What exactly is being preached?

In spite of recently fanning the flames of my atheism by watching too many episodes of The Handmaid’s Tale, I consider myself a rational person. I can recognise the significance of religion for Australians, and that practicing a religion can be valuable and culturally enriching for many. I can also understand a desire for protections, especially for marginalised faiths and communities subject to considerable discrimination.

I think of the Muslim community who have been impeded from building schools and places of worship by local communities and counsels, and even conspired against to prevent them from buying homes for their families

As Chief Justice John Greig Latham said during Adelaide Co of Jehovah’s Witnesses Inc v Commonwealth in 1943:

The religion of the majority of the people can look after itself. [Freedom of religion] is required to protect the religion (or absence of religion) of minorities, and, in particular unpopular minorities.

To overturn a 1941 ban of Jehovah’s Witnesses from the Menzies government, Chief Justice Latham invoked Section 116 of our constitution which states the Commonwealth cannot prohibit the “free exercise of any religion”.

Section 116 was also invoked in the “Stolen Generations Case” of 1997 to argue that a 1910 act which forcibly placed stolen Aboriginal children into colonial religious institutions was unconstitutional, denying them their right to the free exercise of their own spiritual practice. This argument was rejected by the High Court, claiming the laws were not enacted with this purpose in mind.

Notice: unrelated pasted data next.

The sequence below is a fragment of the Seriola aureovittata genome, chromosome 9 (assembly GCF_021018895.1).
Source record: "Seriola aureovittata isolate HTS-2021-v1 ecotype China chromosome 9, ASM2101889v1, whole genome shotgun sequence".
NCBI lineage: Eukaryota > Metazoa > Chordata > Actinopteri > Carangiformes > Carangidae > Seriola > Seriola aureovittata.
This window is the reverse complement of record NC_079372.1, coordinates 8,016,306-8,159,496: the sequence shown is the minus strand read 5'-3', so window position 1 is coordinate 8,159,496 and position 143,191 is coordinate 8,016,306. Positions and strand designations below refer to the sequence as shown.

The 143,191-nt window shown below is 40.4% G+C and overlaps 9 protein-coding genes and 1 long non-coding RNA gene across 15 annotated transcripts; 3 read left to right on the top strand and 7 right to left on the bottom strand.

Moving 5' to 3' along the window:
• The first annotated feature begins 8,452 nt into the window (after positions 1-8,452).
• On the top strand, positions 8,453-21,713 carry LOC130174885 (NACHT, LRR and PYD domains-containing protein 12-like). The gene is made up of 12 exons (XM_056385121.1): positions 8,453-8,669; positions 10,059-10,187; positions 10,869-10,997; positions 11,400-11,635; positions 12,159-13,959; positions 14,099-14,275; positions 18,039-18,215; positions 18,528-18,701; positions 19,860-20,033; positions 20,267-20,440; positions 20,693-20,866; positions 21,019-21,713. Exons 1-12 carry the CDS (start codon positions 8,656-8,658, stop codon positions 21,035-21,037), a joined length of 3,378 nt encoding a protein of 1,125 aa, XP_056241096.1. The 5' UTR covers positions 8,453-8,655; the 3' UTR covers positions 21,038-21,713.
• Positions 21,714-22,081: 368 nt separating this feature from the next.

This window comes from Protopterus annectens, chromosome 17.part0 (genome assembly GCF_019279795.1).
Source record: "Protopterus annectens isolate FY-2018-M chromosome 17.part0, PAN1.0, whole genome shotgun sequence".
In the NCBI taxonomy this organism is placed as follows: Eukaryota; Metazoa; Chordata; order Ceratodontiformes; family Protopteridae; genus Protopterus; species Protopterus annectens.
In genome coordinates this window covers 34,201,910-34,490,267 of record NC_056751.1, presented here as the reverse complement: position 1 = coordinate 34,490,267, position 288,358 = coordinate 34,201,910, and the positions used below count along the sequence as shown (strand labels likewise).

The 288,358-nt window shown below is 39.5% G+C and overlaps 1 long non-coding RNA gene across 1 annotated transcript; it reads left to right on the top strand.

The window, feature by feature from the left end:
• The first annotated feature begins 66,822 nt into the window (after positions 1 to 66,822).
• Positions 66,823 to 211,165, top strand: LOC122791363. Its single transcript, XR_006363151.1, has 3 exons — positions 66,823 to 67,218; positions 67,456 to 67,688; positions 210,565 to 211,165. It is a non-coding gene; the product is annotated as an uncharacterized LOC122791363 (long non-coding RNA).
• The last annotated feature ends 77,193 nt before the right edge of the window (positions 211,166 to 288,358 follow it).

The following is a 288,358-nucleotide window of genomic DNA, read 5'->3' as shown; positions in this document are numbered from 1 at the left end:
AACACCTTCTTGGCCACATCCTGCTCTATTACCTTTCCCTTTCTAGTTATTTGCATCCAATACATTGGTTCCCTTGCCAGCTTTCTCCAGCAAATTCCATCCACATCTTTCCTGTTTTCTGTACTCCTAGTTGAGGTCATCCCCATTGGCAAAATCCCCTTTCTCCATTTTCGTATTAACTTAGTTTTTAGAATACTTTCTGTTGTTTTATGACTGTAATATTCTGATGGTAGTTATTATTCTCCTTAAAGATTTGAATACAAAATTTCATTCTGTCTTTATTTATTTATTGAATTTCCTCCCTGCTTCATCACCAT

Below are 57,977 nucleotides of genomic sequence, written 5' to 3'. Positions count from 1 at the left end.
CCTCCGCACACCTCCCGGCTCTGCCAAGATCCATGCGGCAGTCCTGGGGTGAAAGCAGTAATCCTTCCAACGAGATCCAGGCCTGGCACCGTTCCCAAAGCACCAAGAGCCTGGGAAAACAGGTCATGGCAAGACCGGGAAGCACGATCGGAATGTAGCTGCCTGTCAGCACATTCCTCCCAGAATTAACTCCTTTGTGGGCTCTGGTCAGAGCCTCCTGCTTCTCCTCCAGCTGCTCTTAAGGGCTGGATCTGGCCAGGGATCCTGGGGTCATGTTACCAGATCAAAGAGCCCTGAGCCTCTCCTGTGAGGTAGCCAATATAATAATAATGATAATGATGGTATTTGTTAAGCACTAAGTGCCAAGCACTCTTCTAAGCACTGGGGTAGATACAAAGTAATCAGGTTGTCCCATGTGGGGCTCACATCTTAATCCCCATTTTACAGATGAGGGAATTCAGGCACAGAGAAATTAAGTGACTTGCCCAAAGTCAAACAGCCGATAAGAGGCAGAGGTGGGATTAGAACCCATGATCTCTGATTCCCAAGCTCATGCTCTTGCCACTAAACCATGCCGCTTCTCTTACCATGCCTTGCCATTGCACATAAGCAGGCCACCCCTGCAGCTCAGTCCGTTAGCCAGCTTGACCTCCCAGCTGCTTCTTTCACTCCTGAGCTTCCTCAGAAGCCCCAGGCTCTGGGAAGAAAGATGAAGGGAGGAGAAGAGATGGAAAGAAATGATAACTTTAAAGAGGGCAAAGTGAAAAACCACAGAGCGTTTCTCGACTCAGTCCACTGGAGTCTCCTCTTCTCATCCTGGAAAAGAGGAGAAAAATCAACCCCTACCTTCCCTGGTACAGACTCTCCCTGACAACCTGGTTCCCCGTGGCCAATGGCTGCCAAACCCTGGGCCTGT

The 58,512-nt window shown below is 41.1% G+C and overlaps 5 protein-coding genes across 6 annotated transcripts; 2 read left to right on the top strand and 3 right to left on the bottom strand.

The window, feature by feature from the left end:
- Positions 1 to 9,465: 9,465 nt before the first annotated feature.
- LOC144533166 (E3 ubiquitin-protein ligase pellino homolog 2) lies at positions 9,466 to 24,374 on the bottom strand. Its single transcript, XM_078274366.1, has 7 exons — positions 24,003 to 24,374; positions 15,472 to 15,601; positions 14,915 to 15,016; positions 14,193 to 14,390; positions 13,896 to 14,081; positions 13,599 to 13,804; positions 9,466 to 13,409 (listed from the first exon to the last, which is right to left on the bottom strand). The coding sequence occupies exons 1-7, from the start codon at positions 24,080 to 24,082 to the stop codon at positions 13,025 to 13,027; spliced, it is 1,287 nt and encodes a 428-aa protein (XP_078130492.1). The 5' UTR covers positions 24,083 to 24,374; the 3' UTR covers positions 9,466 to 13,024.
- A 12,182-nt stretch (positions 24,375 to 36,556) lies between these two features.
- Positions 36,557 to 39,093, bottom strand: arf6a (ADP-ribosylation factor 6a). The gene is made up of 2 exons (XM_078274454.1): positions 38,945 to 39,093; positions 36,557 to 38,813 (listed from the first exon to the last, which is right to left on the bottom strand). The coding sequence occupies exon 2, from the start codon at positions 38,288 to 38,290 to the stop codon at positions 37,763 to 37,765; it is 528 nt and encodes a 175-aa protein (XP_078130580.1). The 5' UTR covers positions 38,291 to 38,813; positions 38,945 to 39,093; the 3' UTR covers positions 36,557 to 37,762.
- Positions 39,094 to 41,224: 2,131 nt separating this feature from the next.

After the Morrison government released its proposal for a religious discrimination bill, the PM insisted the bill will have a similar design to other anti-discrimination acts. But following the sacking of former Wallabies player Israel Folau, the debate over Morrison’s religious discrimination bill has been regularly centred on freedom of speech. Far-right politicians have called for further protections of religious expression, which in this particular case means the ability to publicly condemn homosexuality without consequence.

Equality Australia has in turn advised that if there are to be protections of religious expression, there needs to also exist safe-guards for the LGBTIQ community and exemptions for hate speech.

Protecting the minority